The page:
Campus Cycle Program Makes a Difference
Boise State University launched the Cycle Learning Center (CLC) on the main campus last August, just in time for the 2011 fall semester. The CLC is a collaborative program funded through a 50/50 partnership between Boise State University’s Transportation and Parking Services and Health and Wellness Services. The core objectives of this collaboration are to promote sustainable transportation options within the campus community, to serve as an information and education resource for the available sustainable transportation options, and to highlight the individual health and well-being afforded to those who use these options. In the first four months of operations, the CLC received a tremendous response from the campus community and exceeded performance expectations.
A key value that one learns in kindergarten is taking root at many universities: working together. A full-time professional staff member and a cadre of talented part-time student employees comprise the CLC workforce. Employees are responsible for delivering retail sales support, repair services, bicycle barn management, and delivery of educational programs and resources. Student participation at the CLC provides an opportunity for creativity and innovation as well. CLC student employees have developed several ingenious programs, including a mobile bicycle repair service and a bicycle corral/valet service used during large campus events. The use of a largely student workforce also engages a peer-to-peer approach toward developing sustainable and healthy transportation habits to last a lifetime. As the CLC grows and becomes self-supported, the intent is to be able to allocate a portion of the revenue to fund student scholarships and alternative transportation initiatives.
Data reflects that Boise State University is still largely a single occupant vehicle-oriented community. However, this semester’s Transportation Mode Survey revealed that bicycling rose to the second most common form of transportation among campus commuters after the launch of CLC. The success of the program, both in levels of participation and fiscal performance, within a community still primarily centered on single occupant vehicle commuters establishes its adaptability and viability as part of other organizations’ comprehensive transportation plans.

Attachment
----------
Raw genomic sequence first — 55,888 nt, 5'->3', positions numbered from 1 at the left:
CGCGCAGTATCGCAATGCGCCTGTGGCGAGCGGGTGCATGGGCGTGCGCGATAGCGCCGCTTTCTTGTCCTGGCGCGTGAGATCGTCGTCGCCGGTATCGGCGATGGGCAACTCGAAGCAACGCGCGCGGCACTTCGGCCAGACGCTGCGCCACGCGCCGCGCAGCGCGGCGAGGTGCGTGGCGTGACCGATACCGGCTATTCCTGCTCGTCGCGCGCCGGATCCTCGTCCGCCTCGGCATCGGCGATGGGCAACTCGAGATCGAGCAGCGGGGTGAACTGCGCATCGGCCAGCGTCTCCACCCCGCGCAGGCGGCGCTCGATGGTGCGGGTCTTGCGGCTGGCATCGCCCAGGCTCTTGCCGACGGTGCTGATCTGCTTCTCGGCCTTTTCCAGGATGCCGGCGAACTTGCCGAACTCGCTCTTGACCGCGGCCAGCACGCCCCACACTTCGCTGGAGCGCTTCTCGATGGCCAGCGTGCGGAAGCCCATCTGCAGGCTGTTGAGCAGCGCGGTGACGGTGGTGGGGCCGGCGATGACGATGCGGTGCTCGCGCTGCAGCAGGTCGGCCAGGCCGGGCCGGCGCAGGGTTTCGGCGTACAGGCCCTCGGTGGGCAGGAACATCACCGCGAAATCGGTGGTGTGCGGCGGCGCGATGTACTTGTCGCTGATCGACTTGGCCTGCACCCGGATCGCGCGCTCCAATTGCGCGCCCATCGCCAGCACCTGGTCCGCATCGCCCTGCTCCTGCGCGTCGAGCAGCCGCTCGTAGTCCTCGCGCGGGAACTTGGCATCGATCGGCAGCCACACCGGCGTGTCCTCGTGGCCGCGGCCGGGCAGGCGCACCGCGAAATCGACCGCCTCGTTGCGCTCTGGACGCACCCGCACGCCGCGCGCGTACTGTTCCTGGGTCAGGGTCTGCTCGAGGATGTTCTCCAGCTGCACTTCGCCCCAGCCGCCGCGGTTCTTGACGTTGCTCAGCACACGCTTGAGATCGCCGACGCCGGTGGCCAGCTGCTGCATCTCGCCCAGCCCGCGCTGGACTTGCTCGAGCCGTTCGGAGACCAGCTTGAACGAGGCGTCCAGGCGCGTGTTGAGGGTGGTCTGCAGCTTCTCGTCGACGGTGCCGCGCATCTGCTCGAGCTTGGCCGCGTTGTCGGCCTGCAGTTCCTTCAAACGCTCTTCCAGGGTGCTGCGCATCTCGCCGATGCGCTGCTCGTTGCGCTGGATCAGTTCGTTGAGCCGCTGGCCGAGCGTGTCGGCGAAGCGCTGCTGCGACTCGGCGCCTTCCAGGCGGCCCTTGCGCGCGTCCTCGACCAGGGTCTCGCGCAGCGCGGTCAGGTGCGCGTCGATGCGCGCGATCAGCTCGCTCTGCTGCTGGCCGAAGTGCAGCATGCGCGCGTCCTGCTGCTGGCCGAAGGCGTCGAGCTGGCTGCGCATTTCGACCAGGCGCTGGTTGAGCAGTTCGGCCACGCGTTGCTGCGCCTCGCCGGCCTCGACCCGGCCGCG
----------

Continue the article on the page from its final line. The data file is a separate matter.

Programs such as CLC help reduce vehicle emissions, provide healthy living opportunities for participants, and promote cooperation and unity among branches of larger organizations. Fewer cars on campus not only provides environmental benefits, but also cuts commuter fuel costs and offers more visitor parking on campus without building additional facilities. As our society becomes more health conscious, interest and demand will continue to increase for such resources as CLC. Within a large organization such as a university, sharing knowledge between departments offers myriad benefits, including increased productivity and efficiency through the reduction of duplicate services. Just like the lesson we learned in kindergarten, we all stand to benefit as individuals when we work together.
JC Porter, CAPP, is assistant director of transportation and parking at Boise State University and a member of IPI’s Sustainability Committee. He can be reached at firstname.lastname@example.org or 208.426.2457.